And it turns out it wasn't just clients she fooled. She fooled banks, as well -- again, according to the financial-planning.com article -- to secure a $750,000 line of credit in May of 2015. Bennett falsely told the bank that she had a brokerage account with a net portfolio worth over $4 million, but in actuality her net worth was just $35.
So the lesson here, of course, is here's a financial advisor who had all the trappings of success. Radio show. Barron's list.
Southwick: Mason jars full of beef tongue.
Brokamp: [Laughs] Exactly.
Southwick: Beef tongues. Cow tongues. Whatever.
Brokamp: So regardless of all those things, you're going to have to make sure that whatever you are actually investing in is an actual thing and I would definitely say that any time a financial advisor wants you to invest in something that she or he owns, or is something that is off the radar of just general stocks and bonds, be very careful. No. 2.
Southwick: How can you beat No. 1?
Brokamp: Yes, that's a tough one to beat. Anyways, No. 2. 403(b)s. We talk a lot on this show about 401(k)s, but many workers, particularly those who work for non-profits, or the government, or in education have something called a 403(b) and the rules are very similar to 401(k)s. The difference is that with 403(b)s often annuities are involved, which can drive up costs and sometimes political pressure is involved, which is often not in the interest of the employees.
A recent example is highlighted in a post by financial planner Tony Isola. He's a former social studies teacher who blogs at a site called "A Teachable Moment." I highly recommend it. So his post is basically on two rules that were changed for teachers in Pennsylvania and Texas. I don't want to get into all the details, but if you are a teacher in those states, definitely go to his site to learn about it.
But I do want to highlight one thing that he pointed out just to show how political pressure can influence 403(b)s. He talked about how in Texas it used to have some ludicrously high caps on the fees for 403(b)s, such as you could only have a front-end load or back-end load no higher than 6% and annual expenses couldn't be higher than 2.75%.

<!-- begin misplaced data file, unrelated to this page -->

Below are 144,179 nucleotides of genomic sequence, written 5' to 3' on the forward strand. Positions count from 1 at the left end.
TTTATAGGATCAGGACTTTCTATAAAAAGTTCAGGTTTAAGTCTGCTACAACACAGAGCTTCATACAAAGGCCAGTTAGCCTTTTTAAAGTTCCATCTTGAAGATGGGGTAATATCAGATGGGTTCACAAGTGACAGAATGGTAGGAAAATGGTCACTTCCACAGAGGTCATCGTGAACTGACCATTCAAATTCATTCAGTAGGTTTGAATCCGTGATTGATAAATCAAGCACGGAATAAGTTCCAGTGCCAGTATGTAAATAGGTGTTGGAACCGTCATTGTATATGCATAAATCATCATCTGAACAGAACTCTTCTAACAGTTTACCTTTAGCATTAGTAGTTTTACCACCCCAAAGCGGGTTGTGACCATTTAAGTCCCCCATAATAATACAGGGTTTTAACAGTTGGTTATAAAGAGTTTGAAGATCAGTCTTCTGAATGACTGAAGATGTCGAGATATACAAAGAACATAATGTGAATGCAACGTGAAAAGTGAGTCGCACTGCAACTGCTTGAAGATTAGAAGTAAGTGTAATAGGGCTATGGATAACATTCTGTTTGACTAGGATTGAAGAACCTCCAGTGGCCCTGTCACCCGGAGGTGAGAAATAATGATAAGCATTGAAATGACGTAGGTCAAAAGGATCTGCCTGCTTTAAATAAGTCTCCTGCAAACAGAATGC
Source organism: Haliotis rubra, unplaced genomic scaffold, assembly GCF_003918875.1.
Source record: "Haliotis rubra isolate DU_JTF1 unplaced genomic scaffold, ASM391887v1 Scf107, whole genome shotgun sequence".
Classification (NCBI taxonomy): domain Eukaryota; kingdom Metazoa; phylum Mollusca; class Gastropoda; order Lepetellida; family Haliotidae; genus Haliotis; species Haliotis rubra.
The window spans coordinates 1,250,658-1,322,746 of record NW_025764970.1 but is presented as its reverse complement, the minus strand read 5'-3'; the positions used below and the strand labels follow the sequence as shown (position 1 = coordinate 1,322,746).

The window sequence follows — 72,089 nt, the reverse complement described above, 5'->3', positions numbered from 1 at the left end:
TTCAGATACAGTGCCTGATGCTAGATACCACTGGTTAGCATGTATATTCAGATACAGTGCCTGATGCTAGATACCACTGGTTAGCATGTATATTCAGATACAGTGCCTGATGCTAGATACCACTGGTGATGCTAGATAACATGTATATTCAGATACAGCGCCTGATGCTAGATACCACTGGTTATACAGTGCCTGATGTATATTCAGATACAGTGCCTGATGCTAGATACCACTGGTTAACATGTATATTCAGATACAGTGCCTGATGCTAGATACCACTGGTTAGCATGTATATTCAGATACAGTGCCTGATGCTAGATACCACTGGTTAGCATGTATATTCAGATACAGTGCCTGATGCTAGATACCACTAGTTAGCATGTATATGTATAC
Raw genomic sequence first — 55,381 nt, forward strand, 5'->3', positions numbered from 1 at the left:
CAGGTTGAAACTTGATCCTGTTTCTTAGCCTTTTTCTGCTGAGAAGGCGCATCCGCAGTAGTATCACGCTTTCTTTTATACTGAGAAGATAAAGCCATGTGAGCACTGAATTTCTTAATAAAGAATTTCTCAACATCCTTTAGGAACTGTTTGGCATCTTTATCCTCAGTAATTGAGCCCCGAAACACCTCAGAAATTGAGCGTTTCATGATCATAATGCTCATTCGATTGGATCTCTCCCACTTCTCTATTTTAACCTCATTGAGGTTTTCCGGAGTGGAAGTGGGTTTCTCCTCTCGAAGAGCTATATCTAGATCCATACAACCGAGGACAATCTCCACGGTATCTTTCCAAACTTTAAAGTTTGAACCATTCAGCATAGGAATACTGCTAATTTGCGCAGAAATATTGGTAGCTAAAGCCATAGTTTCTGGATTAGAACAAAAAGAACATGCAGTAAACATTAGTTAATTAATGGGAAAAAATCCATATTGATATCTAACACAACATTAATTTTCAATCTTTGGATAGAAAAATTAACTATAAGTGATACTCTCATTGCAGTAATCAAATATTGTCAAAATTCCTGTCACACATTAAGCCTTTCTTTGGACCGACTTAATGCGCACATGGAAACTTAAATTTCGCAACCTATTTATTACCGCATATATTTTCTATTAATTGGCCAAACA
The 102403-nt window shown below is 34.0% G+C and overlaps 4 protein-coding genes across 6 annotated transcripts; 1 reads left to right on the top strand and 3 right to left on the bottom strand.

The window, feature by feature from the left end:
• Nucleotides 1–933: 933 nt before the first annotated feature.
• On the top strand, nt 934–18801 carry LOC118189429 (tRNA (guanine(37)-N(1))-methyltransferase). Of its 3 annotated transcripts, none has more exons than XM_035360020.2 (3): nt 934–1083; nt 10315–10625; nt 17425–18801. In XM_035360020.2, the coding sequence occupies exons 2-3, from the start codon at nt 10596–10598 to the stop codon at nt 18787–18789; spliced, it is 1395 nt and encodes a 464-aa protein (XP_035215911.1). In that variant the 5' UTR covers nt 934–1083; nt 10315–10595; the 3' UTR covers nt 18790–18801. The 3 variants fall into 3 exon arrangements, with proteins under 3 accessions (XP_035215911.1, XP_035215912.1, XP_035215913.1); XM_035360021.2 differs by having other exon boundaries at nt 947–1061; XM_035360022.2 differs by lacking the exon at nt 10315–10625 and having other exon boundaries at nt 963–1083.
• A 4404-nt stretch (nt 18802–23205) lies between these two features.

Which is just ridiculous; because, no one should be paying anywhere close to that. So what did Texas decide to do? Did they decide to lower these caps? No, they decided to just get rid of the caps altogether.
Southwick: There you go. Problem solved.
Brokamp: That's right. These are thanks to a bill introduced by State Rep. Dan Flynn. What was Flynn's rationale? He said, "Limiting fees may not only reduce product offerings, but also limit a company's ability to provide services." Blah blah blah.
Southwick: Blah blah blah is right.
Brokamp: "And further, focusing only on fees ignores product performance and could deny teachers access to the products that may have higher returns."
Southwick: Won't somebody think of the teachers?
Brokamp: Of course, Tony, on his post, points out that Flynn's top contributors, in terms of his...
Brokamp: An estimated $286,000 from the finance and banking industries.
Southwick: That's all. Doesn't that make you upset when you actually find out how much someone has been lobbied? Like how little amount of money it takes to lobby someone to do a lot of harm.